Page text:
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New footage of Norwegian whaling shows why ban must remain in place

Appalling new footage released today by animal protection groups shows the brutal reality of whaling in Norway, and demonstrates why the international ban on commercial whaling must be enforced - not lifted.

June 15, 2010

London, United Kingdom: As the International Whaling Commission (IWC) prepares to vote on a controversial proposal to lift the ban on commercial whaling, the World Society for the Protection of Animals (WSPA), along with partners Norwegian Society for the Protection of Animals (Dyrebeskyttelsen Norge) and NOAH – for Dyrs Rettigheter, have released footage that shows a minke whale being harpooned by Norwegian whaling vessel “Rowenta” on May 23, 2010. The footage shows the impact of the harpoon and the subsequent failure of the whaling vessel to ensure that the whale was dead over the next 22 minutes.

WSPA’s marine mammal programme manager Joanna Toole said: “This film clearly demonstrates that whaling is crude, unreliable and inhumane. We even witnessed ‘Rowenta’ firing a second harpoon into a minke whale more than two hours later. It’s therefore possible that this whale suffered from horrific harpoon wounds for more than two hours before finally dying. This is not the way we’d expect a modern and civilized society like Norway to treat animals – and certainly not something that the IWC should consider legitimizing.”

Norway is one of just three countries defying the 1986 international ban on commercial whaling. Since it resumed commercial whaling in 1993, Norway has killed more than 8,500 whales despite rising public criticism among Norwegians. Next week, the IWC is expected to vote on a controversial proposal which would allow Norway to kill a further 6,000 whales during the next 10 years, officially suspending the whaling ban.

Carl-Egil Mastad, Director of Dyrebeskyttelsen Norge, said: “Thousands of Norwegians stand with us against this cruel and unnecessary industry – we now need the international community to condemn Norway’s whaling, not endorse it.”

Animal protection groups are today renewing their call to the public to sign an online petition asking Norwegian Prime Minister Jens Stoltenberg to stop commercial whaling.

Siri Martinsen, veterinarian for NOAH – for Dyrs Rettigheter said: “The Norwegian government claims that it receives little criticism of its whaling – it’s time to prove them wrong. Without pressure, Norway will not reduce whaling nor take the suffering in consideration – we need people to speak out on behalf of the whales in order to make the government rethink its whaling policies.”

The petitions are available at:
www.whalewatch.org/take_action.htm (English, Dutch, German, Spanish, Portuguese, Swedish, Danish)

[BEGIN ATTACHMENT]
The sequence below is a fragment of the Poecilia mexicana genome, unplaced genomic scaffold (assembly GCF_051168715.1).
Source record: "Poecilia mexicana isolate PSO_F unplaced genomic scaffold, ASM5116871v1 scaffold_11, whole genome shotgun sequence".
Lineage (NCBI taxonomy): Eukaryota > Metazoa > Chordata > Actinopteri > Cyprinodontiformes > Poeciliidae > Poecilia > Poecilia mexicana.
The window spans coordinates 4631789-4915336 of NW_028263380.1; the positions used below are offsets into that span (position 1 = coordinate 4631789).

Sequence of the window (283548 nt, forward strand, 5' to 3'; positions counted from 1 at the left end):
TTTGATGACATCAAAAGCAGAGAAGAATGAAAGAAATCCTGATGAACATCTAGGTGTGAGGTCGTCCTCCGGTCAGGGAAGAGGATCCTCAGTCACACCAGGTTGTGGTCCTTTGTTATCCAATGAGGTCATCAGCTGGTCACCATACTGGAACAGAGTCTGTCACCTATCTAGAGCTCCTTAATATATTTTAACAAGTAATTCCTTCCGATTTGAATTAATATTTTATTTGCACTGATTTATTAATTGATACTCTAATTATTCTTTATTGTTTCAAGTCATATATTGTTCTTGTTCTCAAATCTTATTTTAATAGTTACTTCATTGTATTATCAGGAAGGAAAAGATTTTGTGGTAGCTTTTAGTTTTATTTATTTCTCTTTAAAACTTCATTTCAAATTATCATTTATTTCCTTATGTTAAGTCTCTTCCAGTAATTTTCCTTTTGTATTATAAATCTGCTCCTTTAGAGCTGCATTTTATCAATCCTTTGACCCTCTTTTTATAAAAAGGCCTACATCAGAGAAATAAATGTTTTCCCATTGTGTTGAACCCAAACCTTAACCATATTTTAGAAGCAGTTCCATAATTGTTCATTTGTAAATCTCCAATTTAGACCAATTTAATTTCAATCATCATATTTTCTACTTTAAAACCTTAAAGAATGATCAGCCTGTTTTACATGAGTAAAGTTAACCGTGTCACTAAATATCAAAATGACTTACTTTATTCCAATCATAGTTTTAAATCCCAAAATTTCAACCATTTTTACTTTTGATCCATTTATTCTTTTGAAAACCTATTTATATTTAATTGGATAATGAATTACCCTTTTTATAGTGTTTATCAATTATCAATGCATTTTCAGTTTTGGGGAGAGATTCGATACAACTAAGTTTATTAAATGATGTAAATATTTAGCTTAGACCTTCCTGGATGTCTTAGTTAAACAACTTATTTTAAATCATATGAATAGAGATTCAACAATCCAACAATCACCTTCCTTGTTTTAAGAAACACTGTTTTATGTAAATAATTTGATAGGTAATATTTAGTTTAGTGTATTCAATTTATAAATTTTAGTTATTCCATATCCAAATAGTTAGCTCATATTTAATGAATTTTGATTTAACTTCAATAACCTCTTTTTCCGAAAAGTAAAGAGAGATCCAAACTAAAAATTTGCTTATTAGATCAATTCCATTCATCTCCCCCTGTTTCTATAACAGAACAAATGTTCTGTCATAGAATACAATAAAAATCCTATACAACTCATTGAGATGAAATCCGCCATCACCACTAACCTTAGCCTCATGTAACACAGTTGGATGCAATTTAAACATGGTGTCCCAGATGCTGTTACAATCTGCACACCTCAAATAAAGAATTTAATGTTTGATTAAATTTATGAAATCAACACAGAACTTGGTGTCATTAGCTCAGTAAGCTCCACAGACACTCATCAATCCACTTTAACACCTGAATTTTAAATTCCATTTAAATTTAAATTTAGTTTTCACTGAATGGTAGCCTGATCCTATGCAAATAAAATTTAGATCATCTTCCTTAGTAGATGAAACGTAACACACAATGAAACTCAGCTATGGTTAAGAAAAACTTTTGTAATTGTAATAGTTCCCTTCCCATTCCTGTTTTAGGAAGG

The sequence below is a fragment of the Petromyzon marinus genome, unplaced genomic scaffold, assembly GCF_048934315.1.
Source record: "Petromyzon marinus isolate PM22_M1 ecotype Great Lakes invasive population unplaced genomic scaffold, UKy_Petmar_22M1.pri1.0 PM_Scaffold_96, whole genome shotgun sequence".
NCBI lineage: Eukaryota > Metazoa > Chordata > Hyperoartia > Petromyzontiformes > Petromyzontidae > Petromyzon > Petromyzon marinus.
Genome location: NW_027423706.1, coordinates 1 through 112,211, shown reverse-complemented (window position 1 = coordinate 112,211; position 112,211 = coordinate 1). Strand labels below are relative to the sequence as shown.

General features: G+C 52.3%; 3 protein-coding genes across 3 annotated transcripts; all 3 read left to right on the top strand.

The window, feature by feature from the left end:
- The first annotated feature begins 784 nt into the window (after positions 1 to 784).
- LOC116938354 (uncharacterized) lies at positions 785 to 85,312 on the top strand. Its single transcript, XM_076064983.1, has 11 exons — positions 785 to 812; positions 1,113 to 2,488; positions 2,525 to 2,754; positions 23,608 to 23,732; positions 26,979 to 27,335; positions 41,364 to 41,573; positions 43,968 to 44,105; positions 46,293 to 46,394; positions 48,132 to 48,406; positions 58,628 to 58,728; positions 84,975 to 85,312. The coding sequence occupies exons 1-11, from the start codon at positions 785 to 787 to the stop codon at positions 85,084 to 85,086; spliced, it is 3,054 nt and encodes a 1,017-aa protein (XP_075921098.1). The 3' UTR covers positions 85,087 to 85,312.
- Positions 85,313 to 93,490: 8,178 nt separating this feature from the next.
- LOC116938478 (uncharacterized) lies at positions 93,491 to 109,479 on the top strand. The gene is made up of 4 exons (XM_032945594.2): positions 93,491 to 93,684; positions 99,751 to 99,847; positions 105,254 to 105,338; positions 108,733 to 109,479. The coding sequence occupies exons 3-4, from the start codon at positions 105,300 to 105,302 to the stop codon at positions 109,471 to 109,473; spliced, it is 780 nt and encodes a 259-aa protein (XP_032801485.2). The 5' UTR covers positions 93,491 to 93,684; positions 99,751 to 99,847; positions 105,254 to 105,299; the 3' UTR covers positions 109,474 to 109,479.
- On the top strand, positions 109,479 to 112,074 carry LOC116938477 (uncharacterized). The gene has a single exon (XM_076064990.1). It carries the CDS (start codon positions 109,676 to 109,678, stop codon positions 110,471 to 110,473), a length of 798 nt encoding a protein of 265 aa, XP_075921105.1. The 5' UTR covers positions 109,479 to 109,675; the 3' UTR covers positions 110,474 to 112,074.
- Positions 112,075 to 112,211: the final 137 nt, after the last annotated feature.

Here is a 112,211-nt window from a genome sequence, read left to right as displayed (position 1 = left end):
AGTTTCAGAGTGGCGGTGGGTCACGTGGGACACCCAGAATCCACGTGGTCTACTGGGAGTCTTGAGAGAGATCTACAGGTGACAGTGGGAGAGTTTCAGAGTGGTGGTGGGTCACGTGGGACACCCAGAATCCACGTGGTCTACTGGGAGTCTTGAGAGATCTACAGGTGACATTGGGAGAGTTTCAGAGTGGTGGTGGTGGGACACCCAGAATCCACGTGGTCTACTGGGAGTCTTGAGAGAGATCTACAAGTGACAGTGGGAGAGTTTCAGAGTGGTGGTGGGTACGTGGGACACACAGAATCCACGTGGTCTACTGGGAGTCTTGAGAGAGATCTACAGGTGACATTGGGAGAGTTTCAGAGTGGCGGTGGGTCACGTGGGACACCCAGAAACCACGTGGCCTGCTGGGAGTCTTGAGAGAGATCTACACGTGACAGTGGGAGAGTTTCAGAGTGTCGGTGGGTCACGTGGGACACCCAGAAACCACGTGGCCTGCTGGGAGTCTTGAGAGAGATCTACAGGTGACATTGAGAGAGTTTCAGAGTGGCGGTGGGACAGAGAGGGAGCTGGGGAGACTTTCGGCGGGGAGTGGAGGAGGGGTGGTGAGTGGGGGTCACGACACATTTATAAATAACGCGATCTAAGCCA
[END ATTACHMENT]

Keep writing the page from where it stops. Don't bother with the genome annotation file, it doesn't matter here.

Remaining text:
www.detstorebildet.org (Norwegian)

To schedule an interview or for further information, please contact Laura Flannery, U.S. Communications Manager, lflannery@wspausa.org, 617.896.9291.


Notes to editors:

  • The investigation in Norway was carried out in late May 2010. A full report of the investigation is available online. Footage, stills and supporting documents are available - please contact Laura Flannery at the information above.

  • In 2010, despite falling demand for products, the Norwegian government set its highest quota for 25 years, allowing up to 1,286 minke whales to be slaughtered. So far (June 11th) 116 minke whales have been killed.

  • Whales are killed using exploding harpoons which detonate inside the animal’s body causing massive internal injuries and blood loss. In Japanese hunts some 60% of whales survive the initial harpoon explosion, some taking over an hour to die. Norway claims that 80% of whales die instantaneously but has not collected data to corroborate this since 2003.

  • Norway’s inhumane whaling industry contrasts starkly with its progressive 2010 animal welfare act, which calls for respect for animals and strives to protect them from unnecessary suffering.

  • A 2009 poll revealed that only 1% of Norwegians regularly eat whale meat and the industry itself admits demand is falling – the 2009 hunting season was even cut short for this reason.

  • In 2003, partly in a bid to reduce industry overheads, Norway removed welfare inspectors from its whaling fleet and so collects no useful welfare data on the animals killed. With no reporting of vital welfare information – whale suffering is "out of sight, out of mind".

  • Rather than prop up a dying industry, animal protection groups believe the Norwegian government should invest in developing its whale watching industry – by far the most profitable, sustainable and humane use of whales in the 21st century.

  • WSPA, Dyresbeskyttelsen Norge and NOAH- for dyrs rettigheter are all members of Whalewatch, a global network of 50 non-governmental organisations opposed to commercial whaling on welfare grounds – www.whalewatch.org

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